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0120160822

0120160822

When he was Prime Minister, David Cameron promised "the biggest shake-up of prisons since Victorian times" in England and Wales. "For too long we have left our prisons to fester," he said. "So today, we start the long-overdue, long-needed change that our prisons need." But Mr Cameron was neither the first nor the last PM to promise major changes in the penal system.

In this series, former Home Secretary Jacqui Smith goes back to basics to examine 250 years of prison reform - and through this prism to understand our changing and often contradictory ideas of the purpose of incarceration. She hears about the power of religious belief in shaping early reform, and the individuals whose experiments went terribly wrong. How did celebrity prisoners change public views?

Episode 1 will examine the history of prison reform from the 18th century to the end of the Second World War. Over this whole period we see the interplay of very different motives for incarceration. Was imprisonment to punish? For retribution? To deter? To rehabilitate? To remove offenders from society? Or simply so inmates could work to pay back their debts?

Presented by former Home Secretary Jacqui Smith

Producer Chris Bowlby.

0120160822

When he was Prime Minister, David Cameron promised the biggest shake-up of prisons since Victorian times in England and Wales. For too long we have left our prisons to fester, he said. So today, we start the long-overdue, long-needed change that our prisons need. But Mr Cameron was neither the first nor the last PM to promise major changes in the penal system.

In this series, former Home Secretary Jacqui Smith goes back to basics to examine 250 years of prison reform - and through this prism to understand our changing and often contradictory ideas of the purpose of incarceration. She hears about the power of religious belief in shaping early reform, and the individuals whose experiments went terribly wrong. How did celebrity prisoners change public views?

Episode 1 will examine the history of prison reform from the 18th century to the end of the Second World War. Over this whole period we see the interplay of very different motives for incarceration. Was imprisonment to punish? For retribution? To deter? To rehabilitate? To remove offenders from society? Or simply so inmates could work to pay back their debts?

Presented by former Home Secretary Jacqui Smith

Producer Chris Bowlby.

0220160829

0220160829

Jacqui Smith examines the history of postwar prison reform.

In May, the government has promised the biggest shake-up of prisons since Victorian times in England and Wales. For too long we have left our prisons to fester, said David Cameron. So today, we start the long-overdue, long-needed change that our prisons need. But Mr Cameron was neither the first nor the last to promise major changes in the penal system. Former Home Secretary Jacqui Smith goes back to basics to examine prison reform in England Wales since the 1950s.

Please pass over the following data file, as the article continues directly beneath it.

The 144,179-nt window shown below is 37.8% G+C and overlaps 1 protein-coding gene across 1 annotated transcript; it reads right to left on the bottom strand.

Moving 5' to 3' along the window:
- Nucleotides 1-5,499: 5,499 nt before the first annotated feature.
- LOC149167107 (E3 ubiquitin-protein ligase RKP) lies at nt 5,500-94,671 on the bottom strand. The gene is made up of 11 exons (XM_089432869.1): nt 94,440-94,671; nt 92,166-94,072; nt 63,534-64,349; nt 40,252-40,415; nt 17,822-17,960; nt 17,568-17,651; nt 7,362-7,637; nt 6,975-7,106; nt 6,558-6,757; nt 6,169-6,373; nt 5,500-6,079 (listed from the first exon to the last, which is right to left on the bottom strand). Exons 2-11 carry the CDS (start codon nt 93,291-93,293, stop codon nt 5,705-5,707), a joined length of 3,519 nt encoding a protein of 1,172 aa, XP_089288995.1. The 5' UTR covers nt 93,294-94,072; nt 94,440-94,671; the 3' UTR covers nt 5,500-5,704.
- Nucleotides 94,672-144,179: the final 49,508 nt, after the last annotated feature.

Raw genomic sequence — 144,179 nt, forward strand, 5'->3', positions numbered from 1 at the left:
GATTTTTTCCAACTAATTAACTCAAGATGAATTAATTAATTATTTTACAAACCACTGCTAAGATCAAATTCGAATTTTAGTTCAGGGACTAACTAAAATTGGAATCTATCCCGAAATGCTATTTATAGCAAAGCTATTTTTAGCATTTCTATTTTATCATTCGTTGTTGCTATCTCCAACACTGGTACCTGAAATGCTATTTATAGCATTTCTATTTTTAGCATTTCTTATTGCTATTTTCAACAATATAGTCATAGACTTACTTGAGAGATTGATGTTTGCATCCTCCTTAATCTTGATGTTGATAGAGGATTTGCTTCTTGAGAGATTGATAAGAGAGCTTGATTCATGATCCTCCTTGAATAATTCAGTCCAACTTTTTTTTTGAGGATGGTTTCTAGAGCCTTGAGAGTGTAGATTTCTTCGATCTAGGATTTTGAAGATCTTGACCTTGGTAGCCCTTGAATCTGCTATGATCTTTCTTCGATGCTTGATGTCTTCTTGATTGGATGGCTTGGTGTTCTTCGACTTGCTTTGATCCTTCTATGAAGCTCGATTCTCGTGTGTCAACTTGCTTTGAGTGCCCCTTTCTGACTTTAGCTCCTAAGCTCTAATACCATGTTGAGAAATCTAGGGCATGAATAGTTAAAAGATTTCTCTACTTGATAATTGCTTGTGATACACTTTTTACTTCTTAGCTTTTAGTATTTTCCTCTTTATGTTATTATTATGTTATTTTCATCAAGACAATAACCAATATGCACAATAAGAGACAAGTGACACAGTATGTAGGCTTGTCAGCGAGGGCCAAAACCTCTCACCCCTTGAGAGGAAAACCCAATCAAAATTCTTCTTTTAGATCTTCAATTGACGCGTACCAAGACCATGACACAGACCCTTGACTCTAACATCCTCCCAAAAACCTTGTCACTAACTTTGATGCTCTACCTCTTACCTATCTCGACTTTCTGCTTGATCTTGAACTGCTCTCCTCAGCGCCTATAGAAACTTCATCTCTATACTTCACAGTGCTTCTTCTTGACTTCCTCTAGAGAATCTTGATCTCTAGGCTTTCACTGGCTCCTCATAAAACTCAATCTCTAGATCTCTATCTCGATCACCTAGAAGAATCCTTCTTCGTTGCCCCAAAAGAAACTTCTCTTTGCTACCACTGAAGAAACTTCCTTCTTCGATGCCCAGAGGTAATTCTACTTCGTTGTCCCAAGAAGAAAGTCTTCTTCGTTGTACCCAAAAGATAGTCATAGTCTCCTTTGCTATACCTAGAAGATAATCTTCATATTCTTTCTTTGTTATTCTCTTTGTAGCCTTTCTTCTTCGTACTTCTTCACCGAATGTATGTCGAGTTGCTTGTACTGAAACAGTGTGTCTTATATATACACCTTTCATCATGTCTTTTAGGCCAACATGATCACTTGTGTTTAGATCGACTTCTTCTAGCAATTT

The immediate post-war years saw a continuation of the pre-war liberal reforms, with flogging abolished in 1948, for example. But from the late 1950s onwards, concern about crime led politicians to enact harsher sentences and the prison population rose sharply. The key question now is whether the pendulum of public opinion has swung decisively away from a punitive model towards that of rehabilitation.

Produced by Arlene Gregorius.

0220160829

Jacqui Smith examines the history of postwar prison reform.

In May, the government has promised "the biggest shake-up of prisons since Victorian times" in England and Wales. "For too long we have left our prisons to fester," said David Cameron. "So today, we start the long-overdue, long-needed change that our prisons need." But Mr Cameron was neither the first nor the last to promise major changes in the penal system. Former Home Secretary Jacqui Smith goes back to basics to examine prison reform in England Wales since the 1950s.

The immediate post-war years saw a continuation of the pre-war liberal reforms, with flogging abolished in 1948, for example. But from the late 1950s onwards, concern about crime led politicians to enact harsher sentences and the prison population rose sharply. The key question now is whether the pendulum of public opinion has swung decisively away from a punitive model towards that of rehabilitation.

Produced by Arlene Gregorius.